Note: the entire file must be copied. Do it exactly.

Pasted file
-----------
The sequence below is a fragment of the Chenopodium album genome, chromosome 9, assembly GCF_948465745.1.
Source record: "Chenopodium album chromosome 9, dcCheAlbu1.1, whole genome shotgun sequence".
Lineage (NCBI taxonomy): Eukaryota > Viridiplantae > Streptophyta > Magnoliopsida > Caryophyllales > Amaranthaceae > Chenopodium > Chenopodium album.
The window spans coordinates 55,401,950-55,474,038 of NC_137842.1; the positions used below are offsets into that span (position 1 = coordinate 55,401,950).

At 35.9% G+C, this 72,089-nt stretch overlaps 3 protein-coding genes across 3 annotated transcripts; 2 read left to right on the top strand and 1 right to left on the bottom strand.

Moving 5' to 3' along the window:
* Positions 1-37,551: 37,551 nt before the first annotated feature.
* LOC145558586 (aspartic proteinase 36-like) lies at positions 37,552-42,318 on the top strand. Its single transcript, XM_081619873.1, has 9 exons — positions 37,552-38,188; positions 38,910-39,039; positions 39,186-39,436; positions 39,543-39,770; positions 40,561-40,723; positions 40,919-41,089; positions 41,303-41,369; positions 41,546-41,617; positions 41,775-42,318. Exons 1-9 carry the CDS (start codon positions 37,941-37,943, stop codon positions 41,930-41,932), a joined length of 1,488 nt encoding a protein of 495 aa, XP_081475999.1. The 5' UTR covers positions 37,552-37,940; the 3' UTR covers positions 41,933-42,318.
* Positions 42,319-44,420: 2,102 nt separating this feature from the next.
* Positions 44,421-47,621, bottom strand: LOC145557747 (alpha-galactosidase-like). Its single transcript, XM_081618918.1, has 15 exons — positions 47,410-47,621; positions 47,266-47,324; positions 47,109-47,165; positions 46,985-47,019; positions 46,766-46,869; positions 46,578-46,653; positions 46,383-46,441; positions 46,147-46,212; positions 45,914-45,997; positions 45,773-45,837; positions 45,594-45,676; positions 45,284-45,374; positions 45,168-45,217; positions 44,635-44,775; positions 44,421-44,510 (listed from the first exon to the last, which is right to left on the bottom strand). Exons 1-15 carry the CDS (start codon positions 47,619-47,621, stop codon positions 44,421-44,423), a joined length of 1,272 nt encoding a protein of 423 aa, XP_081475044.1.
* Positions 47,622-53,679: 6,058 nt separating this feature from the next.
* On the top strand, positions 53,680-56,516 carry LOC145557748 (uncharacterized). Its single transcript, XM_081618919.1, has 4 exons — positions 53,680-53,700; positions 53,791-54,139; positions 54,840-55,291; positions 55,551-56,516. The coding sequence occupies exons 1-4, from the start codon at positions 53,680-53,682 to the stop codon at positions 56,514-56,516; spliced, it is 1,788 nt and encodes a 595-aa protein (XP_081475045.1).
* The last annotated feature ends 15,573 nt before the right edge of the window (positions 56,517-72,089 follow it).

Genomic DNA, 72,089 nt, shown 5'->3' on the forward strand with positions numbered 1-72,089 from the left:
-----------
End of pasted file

The sequence below is a fragment of the Chenopodium album genome, chromosome 9, assembly GCF_948465745.1.
Source record: "Chenopodium album chromosome 9, dcCheAlbu1.1, whole genome shotgun sequence".
Lineage (NCBI taxonomy): Eukaryota > Viridiplantae > Streptophyta > Magnoliopsida > Caryophyllales > Amaranthaceae > Chenopodium > Chenopodium album.
The window spans coordinates 55,401,950-55,474,038 of NC_137842.1; the positions used below are offsets into that span (position 1 = coordinate 55,401,950).

At 35.9% G+C, this 72,089-nt stretch overlaps 3 protein-coding genes across 3 annotated transcripts; 2 read left to right on the top strand and 1 right to left on the bottom strand.

Moving 5' to 3' along the window:
* Positions 1-37,551: 37,551 nt before the first annotated feature.
* LOC145558586 (aspartic proteinase 36-like) lies at positions 37,552-42,318 on the top strand. Its single transcript, XM_081619873.1, has 9 exons — positions 37,552-38,188; positions 38,910-39,039; positions 39,186-39,436; positions 39,543-39,770; positions 40,561-40,723; positions 40,919-41,089; positions 41,303-41,369; positions 41,546-41,617; positions 41,775-42,318. Exons 1-9 carry the CDS (start codon positions 37,941-37,943, stop codon positions 41,930-41,932), a joined length of 1,488 nt encoding a protein of 495 aa, XP_081475999.1. The 5' UTR covers positions 37,552-37,940; the 3' UTR covers positions 41,933-42,318.
* Positions 42,319-44,420: 2,102 nt separating this feature from the next.
* Positions 44,421-47,621, bottom strand: LOC145557747 (alpha-galactosidase-like). Its single transcript, XM_081618918.1, has 15 exons — positions 47,410-47,621; positions 47,266-47,324; positions 47,109-47,165; positions 46,985-47,019; positions 46,766-46,869; positions 46,578-46,653; positions 46,383-46,441; positions 46,147-46,212; positions 45,914-45,997; positions 45,773-45,837; positions 45,594-45,676; positions 45,284-45,374; positions 45,168-45,217; positions 44,635-44,775; positions 44,421-44,510 (listed from the first exon to the last, which is right to left on the bottom strand). Exons 1-15 carry the CDS (start codon positions 47,619-47,621, stop codon positions 44,421-44,423), a joined length of 1,272 nt encoding a protein of 423 aa, XP_081475044.1.
* Positions 47,622-53,679: 6,058 nt separating this feature from the next.
* On the top strand, positions 53,680-56,516 carry LOC145557748 (uncharacterized). Its single transcript, XM_081618919.1, has 4 exons — positions 53,680-53,700; positions 53,791-54,139; positions 54,840-55,291; positions 55,551-56,516. The coding sequence occupies exons 1-4, from the start codon at positions 53,680-53,682 to the stop codon at positions 56,514-56,516; spliced, it is 1,788 nt and encodes a 595-aa protein (XP_081475045.1).
* The last annotated feature ends 15,573 nt before the right edge of the window (positions 56,517-72,089 follow it).

Genomic DNA, 72,089 nt, shown 5'->3' on the forward strand with positions numbered 1-72,089 from the left: